Papua New Guinea occupies the eastern part of the world’s second largest island and is prey to volcanic activity, earthquakes and tidal waves.
Linguistically, it is the world’s most diverse country, with more than 700 native tongues.
Some 80% of Papua New Guinea’s people live in rural areas with few or no facilities of modern life.
Many tribes in the isolated mountainous interior have little contact with one another, let alone with the outside world, and live within a non-monetarised economy dependent on subsistence agriculture.
The Independent State of Papua New Guinea
Population 8 million
Area 462,840 sq km (178,704 sq miles)
Major languages English, Tok Pisin, Hiri Motu
Major religions Christianity, indigenous beliefs
Life expectancy 63 years (men), 68 years (women)
Head of state: Queen Elizabeth II, represented by a Governor-General.
Prime minister: Peter O’Neill
Parliament endorsed Peter O’Neill as prime minister in August 2012, finally drawing the line under a prolonged power struggle with his rival Sir Michael Somare, the founding father of independent Papua New Guinea.
Prior to national elections in June 2012, both men had declared themselves to be the rightful prime minister.
Mr O’Neill was first chosen by parliament to be acting Prime Minister in August 2011 after Sir Michael, who had by then been absent from the house for several months due to illness, was declared to be no longer eligible.
In July 2016, he survived a no-confidence vote in parliament over corruption allegations following weeks of protests and civil disobedience calling for his resignation. He gained another five-year term as prime minister in August 2017 following a volatile and drawn-out election marred by violence and allegations of vote-buying.
Radio is important in Papua New Guinea, which has scattered, isolated settlements and low levels of literacy.
The government operates a national network and provincial stations. The media operate in a relatively free environment, says Reporters Without Borders.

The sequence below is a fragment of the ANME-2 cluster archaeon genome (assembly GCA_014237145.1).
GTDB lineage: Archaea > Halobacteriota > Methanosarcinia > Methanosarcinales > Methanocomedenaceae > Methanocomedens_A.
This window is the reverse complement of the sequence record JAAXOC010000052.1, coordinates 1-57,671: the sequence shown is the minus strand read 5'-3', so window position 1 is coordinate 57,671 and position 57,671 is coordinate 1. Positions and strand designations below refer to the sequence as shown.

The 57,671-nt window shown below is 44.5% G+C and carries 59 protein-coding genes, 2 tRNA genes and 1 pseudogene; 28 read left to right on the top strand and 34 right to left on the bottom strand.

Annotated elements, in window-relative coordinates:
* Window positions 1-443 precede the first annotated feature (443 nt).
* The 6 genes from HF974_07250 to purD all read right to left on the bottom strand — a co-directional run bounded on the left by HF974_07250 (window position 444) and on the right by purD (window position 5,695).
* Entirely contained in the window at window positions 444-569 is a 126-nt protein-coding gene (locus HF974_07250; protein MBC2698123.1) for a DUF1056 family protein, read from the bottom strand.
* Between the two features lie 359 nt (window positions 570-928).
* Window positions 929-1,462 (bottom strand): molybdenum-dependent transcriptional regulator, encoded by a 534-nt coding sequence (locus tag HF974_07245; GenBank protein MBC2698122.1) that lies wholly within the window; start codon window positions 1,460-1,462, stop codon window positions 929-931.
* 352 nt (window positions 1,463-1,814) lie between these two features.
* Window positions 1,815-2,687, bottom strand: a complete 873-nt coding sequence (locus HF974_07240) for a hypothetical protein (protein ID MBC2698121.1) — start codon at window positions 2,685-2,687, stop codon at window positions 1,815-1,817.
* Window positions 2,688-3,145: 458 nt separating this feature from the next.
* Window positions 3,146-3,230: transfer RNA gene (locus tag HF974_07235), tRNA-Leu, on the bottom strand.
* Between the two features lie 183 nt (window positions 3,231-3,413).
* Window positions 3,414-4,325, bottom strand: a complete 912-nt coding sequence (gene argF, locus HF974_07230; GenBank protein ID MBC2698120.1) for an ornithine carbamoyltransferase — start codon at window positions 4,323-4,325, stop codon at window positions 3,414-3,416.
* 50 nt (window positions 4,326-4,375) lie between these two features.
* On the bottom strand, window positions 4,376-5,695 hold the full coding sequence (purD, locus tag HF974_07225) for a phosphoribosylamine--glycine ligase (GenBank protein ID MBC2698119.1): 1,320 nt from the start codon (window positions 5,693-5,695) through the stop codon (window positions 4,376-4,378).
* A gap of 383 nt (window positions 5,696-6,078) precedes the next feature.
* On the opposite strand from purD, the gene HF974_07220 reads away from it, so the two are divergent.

Television coverage is limited mainly to Port Moresby and the provincial capitals.
1526 – Portuguese sailor Jorge de Meneses is the first European visitor. He names one of the islands “ilhas dos Papuas” or “land of fuzzy-haired people”.
1546 – Spanish explorer Inigo Ortiz de Retes names the other main island New Guinea because the islanders resemble the people of Guinea in Africa.
1884 – Britain establishes a protectorate over south-east New Guinea, while Germany annexes the northern part of New Guinea.
1906 – Control of British New Guinea transferred to the newly independent Commonwealth of Australia and renamed Territory of Papua.
1961 – First elections involving indigenous population.
1963 – UN transfers control of West New Guinea to Indonesia. Today this region is called Papua.
1975 – Papua New Guinea attains full independence from Australia. Sir Michael Somare becomes PM.
1997 – Government hires mercenaries to quash a nine-year separatist revolt on Bougainville Island, sparking an army mutiny and civil unrest. Army forces Prime Minister Chan to quit.
2013 – Papua New Guinea agrees to provide offshore processing for asylum seekers who reach Australia by boat. The Manus Island detention centre generates controversy.
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